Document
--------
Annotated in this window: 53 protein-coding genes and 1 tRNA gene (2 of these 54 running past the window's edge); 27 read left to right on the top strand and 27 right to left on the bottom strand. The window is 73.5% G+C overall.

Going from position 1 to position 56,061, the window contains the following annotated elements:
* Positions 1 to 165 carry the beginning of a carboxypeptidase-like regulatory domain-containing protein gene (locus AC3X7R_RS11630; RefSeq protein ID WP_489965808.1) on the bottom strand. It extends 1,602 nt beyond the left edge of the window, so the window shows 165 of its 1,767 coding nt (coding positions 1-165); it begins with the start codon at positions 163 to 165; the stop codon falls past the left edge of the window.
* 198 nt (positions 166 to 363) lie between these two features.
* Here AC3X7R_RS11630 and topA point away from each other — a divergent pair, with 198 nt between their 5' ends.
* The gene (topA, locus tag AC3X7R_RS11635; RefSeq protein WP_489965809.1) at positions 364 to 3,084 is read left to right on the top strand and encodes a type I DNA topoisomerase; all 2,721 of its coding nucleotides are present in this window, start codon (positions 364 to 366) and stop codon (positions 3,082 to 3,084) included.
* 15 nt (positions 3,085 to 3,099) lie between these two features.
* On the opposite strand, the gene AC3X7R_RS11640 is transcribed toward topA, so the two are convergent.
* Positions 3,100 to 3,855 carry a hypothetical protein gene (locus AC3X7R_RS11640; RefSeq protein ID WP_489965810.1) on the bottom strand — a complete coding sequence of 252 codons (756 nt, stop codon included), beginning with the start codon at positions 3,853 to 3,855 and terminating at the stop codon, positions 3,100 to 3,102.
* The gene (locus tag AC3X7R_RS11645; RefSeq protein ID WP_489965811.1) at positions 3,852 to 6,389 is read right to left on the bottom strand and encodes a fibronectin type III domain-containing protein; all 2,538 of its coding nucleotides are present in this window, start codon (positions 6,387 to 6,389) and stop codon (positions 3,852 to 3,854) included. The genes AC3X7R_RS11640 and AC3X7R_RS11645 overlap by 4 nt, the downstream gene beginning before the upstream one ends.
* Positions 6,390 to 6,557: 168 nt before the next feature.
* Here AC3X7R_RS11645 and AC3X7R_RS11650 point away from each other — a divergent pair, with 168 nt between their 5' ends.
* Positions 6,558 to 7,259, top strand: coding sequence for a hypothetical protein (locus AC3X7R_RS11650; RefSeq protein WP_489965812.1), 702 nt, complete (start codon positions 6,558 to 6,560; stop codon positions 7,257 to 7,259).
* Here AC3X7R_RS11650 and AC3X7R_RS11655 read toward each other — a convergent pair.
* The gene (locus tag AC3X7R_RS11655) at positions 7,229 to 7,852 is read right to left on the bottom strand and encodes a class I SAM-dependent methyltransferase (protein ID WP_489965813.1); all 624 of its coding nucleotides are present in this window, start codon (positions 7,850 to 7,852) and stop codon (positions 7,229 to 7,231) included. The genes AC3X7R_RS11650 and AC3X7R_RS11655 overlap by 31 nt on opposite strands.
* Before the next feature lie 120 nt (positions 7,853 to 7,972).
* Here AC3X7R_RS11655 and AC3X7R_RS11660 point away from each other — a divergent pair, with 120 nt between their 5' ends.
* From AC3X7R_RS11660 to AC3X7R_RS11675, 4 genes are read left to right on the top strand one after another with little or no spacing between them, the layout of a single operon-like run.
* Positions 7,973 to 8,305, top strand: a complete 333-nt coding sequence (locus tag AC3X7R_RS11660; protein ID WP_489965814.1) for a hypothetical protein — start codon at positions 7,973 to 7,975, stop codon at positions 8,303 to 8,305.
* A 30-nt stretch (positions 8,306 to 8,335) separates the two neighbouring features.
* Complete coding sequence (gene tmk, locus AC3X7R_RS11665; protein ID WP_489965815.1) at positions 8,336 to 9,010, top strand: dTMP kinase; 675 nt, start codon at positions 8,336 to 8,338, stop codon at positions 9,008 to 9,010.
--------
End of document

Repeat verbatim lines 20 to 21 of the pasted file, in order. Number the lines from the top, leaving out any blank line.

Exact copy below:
* A 30-nt stretch (positions 8,306 to 8,335) separates the two neighbouring features.
* Complete coding sequence (gene tmk, locus AC3X7R_RS11665; protein ID WP_489965815.1) at positions 8,336 to 9,010, top strand: dTMP kinase; 675 nt, start codon at positions 8,336 to 8,338, stop codon at positions 9,008 to 9,010.